Like most Canadians, the ol’ Tother happens to be a hockey expert.
Take last summer when I predicted Pittsburgh would struggle to make the playoffs and be forced to fire coach Michel Therrien.
“You’re an idiot, Toth!,” e-mailed a number of angry Penguins fans. “The Pens rule, and there’s no way they’ll fire Therrien because he just signed a big contract extension.”
Of course, when the prediction proved to be right on the money, not a single Penguins booster dropped me a line to apologize for doubting my incredible puck knowledge.
Fortunately, however, yours truly isn’t in it for the accolades and after solving the Penguins problems this humble hockey savant… uh, make that servant… now casts his gaze on a franchise that hasn’t captured the Cup since 1967.
You may love them or loathe them, but you definitely know them… “Ladies and gentlemen, the Toronto Maple Leafs!”
And if you do bleed blue and white I’m pleased to report that after a four-year playoff drought, the Leafs will return to the dance this season. Since their title run in ’67 the Leafs haven’t even managed to play the bridesmaid role, as they’ve been unable to get a sniff of the championship final. Now, we’re not about to get carried away and predict the Leafs will still be skating in June, but with bridesmaids dancing in our head there does seem to be a wedding theme behind the club’s post-season plan.
“Something old, something new. Something borrowed, something (black and) blue.”
That could be the Leafs’ official motto this year.
Old: With 34-year old Jason Allison attempting a comeback, Shaquille O’Neal should have brought him on his new reality show and whipped him in a skating race. Yes Allison is slow, but he averaged almost a point per game for a lousy Leafs squad in 2006 and the club has nothing to lose by giving him a look.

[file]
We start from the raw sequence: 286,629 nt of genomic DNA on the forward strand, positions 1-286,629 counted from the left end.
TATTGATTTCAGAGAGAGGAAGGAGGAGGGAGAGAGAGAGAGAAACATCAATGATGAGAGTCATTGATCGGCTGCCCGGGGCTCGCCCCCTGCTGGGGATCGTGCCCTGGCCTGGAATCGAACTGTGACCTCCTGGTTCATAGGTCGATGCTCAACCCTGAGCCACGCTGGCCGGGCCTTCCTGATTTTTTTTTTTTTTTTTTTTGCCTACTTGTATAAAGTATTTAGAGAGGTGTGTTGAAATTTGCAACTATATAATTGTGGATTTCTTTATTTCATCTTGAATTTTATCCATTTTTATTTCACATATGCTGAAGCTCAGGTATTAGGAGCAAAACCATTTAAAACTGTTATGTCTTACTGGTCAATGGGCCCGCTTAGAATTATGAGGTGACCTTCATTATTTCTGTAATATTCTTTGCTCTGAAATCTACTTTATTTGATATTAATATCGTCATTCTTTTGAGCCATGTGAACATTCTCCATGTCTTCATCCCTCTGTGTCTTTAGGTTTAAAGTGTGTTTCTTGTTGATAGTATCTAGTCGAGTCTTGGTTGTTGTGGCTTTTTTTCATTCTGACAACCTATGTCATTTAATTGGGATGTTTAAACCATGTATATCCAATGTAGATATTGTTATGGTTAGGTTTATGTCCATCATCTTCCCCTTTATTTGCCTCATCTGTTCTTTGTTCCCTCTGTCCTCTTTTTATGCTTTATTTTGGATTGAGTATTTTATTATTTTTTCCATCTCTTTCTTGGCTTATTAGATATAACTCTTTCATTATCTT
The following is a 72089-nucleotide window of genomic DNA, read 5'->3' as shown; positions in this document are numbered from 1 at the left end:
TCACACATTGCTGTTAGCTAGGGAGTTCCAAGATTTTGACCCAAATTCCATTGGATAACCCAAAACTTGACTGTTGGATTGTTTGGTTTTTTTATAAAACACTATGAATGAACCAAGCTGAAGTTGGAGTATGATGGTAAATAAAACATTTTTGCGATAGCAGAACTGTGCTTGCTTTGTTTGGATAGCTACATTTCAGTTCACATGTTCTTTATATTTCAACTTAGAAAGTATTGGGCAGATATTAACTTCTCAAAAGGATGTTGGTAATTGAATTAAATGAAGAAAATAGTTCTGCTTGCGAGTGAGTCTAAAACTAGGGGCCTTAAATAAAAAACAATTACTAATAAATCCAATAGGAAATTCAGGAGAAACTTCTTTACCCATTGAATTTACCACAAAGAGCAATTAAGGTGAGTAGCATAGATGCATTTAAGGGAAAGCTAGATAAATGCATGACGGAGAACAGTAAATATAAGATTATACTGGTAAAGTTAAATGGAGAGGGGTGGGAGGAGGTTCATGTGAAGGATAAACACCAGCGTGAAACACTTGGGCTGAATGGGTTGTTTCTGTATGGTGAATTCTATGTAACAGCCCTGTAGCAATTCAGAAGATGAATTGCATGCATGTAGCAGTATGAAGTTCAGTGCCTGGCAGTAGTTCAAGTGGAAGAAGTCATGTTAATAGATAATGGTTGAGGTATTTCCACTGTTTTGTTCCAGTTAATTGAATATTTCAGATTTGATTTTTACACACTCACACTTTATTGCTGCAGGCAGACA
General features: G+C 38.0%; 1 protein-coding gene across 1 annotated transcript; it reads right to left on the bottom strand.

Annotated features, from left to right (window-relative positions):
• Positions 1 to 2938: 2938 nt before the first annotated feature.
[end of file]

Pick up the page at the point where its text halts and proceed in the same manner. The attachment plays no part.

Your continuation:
New: Not since Bill Spunska (Immortalized in the 1963 Scott Young novel “A Boy at the Leafs Camp”) has Toronto boasted a young blueliner such as 2008 first rounder Luke Schenn. The Leafs also smacked a home run in this summer’s draft by selecting speedy forward Nazem Kadri. Coach Ron Wilson maintains that Kadri is a long shot to make the big club this year, but the talented and tough-minded kid could make it difficult for the Leafs to send him back to junior.
Borrowed: It’s still to be determined whether the Leafs can land Phil Kessel, however if they do “borrow” him from the Bruins they’ll have finally landed a legitimate sniper. Critics say that by giving up a pile of picks to land Kessel, Brian Burke would become the latest in a long line of Leafs GM’s who preached patience only to succumb to the pressure of grabbing a play-off spot ASAP. But Kessel is a different kettle of fish, as 21-year olds coming off 36-goal seasons don’t grow on trees. Naysayer’s also point out that Kessel has a rep for being a selfish player. However, as Gordon Gekko told us in 1987′s “Wall Street”, (A role, by the way, to be reprised by Michael Douglas in “Wall Street 2″, which is set to hit the big screen in April) “Greed is good”; especially when it comes to a sniper with hungry hands.
(Black and) Blue: Okay, so a little poetic licence was required to finish this formula, but it’s clear that the Leafs exhibition schedule is shaping up to be a fight to the finish. Burke wants more “Mean Machine” from his Maple Leafs and with new tough guys such as Garnet Exelby and Colton Orr intent on strutting their stuff, the pre-season could become a puncher’s delight.
Speaking of which, you can punch the Leafs play-off ticket right now.
Sure, they’re not as good looking as a blushing bride, and you can also forget about them serving as a bridesmaid in the Cup ceremony.
But if they can land a few more rushers and mix them in with the crushers, the Leafs are certainly qualified to be ushers.
And that’s good enough to land a spot in the official play-off picture.